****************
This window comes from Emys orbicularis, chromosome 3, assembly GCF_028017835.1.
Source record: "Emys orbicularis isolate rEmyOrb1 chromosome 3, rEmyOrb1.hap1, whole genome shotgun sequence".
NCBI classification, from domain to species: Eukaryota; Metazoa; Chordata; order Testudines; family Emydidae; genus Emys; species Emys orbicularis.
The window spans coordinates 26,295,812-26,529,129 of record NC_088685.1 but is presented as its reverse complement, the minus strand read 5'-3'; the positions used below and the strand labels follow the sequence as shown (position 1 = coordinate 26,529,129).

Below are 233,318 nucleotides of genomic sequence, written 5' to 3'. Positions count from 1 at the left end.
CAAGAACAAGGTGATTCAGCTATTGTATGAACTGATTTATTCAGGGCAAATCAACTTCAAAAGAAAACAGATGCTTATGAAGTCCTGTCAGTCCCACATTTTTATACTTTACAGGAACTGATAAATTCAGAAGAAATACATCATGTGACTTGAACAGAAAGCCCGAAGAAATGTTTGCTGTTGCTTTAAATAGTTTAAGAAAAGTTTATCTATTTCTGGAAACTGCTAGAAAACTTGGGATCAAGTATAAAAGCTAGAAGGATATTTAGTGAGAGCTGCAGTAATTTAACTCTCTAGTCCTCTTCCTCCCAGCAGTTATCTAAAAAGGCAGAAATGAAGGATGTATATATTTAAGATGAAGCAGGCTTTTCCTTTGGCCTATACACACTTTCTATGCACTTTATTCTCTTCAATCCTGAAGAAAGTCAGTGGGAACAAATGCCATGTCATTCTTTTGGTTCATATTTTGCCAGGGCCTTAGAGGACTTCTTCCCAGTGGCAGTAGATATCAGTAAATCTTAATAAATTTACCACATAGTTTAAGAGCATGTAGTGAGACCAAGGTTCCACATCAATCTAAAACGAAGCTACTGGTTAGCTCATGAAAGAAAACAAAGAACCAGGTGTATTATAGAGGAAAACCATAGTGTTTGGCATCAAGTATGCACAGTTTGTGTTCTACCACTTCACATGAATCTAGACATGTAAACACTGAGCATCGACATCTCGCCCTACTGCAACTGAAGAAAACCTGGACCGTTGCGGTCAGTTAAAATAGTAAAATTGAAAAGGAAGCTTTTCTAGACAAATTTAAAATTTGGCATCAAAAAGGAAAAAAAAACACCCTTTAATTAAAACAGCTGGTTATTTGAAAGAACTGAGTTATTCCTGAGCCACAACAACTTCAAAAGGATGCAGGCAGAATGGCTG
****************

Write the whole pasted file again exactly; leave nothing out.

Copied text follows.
This window comes from Emys orbicularis, chromosome 3, assembly GCF_028017835.1.
Source record: "Emys orbicularis isolate rEmyOrb1 chromosome 3, rEmyOrb1.hap1, whole genome shotgun sequence".
NCBI classification, from domain to species: Eukaryota; Metazoa; Chordata; order Testudines; family Emydidae; genus Emys; species Emys orbicularis.
The window spans coordinates 26,295,812-26,529,129 of record NC_088685.1 but is presented as its reverse complement, the minus strand read 5'-3'; the positions used below and the strand labels follow the sequence as shown (position 1 = coordinate 26,529,129).

Below are 233,318 nucleotides of genomic sequence, written 5' to 3'. Positions count from 1 at the left end.
CAAGAACAAGGTGATTCAGCTATTGTATGAACTGATTTATTCAGGGCAAATCAACTTCAAAAGAAAACAGATGCTTATGAAGTCCTGTCAGTCCCACATTTTTATACTTTACAGGAACTGATAAATTCAGAAGAAATACATCATGTGACTTGAACAGAAAGCCCGAAGAAATGTTTGCTGTTGCTTTAAATAGTTTAAGAAAAGTTTATCTATTTCTGGAAACTGCTAGAAAACTTGGGATCAAGTATAAAAGCTAGAAGGATATTTAGTGAGAGCTGCAGTAATTTAACTCTCTAGTCCTCTTCCTCCCAGCAGTTATCTAAAAAGGCAGAAATGAAGGATGTATATATTTAAGATGAAGCAGGCTTTTCCTTTGGCCTATACACACTTTCTATGCACTTTATTCTCTTCAATCCTGAAGAAAGTCAGTGGGAACAAATGCCATGTCATTCTTTTGGTTCATATTTTGCCAGGGCCTTAGAGGACTTCTTCCCAGTGGCAGTAGATATCAGTAAATCTTAATAAATTTACCACATAGTTTAAGAGCATGTAGTGAGACCAAGGTTCCACATCAATCTAAAACGAAGCTACTGGTTAGCTCATGAAAGAAAACAAAGAACCAGGTGTATTATAGAGGAAAACCATAGTGTTTGGCATCAAGTATGCACAGTTTGTGTTCTACCACTTCACATGAATCTAGACATGTAAACACTGAGCATCGACATCTCGCCCTACTGCAACTGAAGAAAACCTGGACCGTTGCGGTCAGTTAAAATAGTAAAATTGAAAAGGAAGCTTTTCTAGACAAATTTAAAATTTGGCATCAAAAAGGAAAAAAAAACACCCTTTAATTAAAACAGCTGGTTATTTGAAAGAACTGAGTTATTCCTGAGCCACAACAACTTCAAAAGGATGCAGGCAGAATGGCTG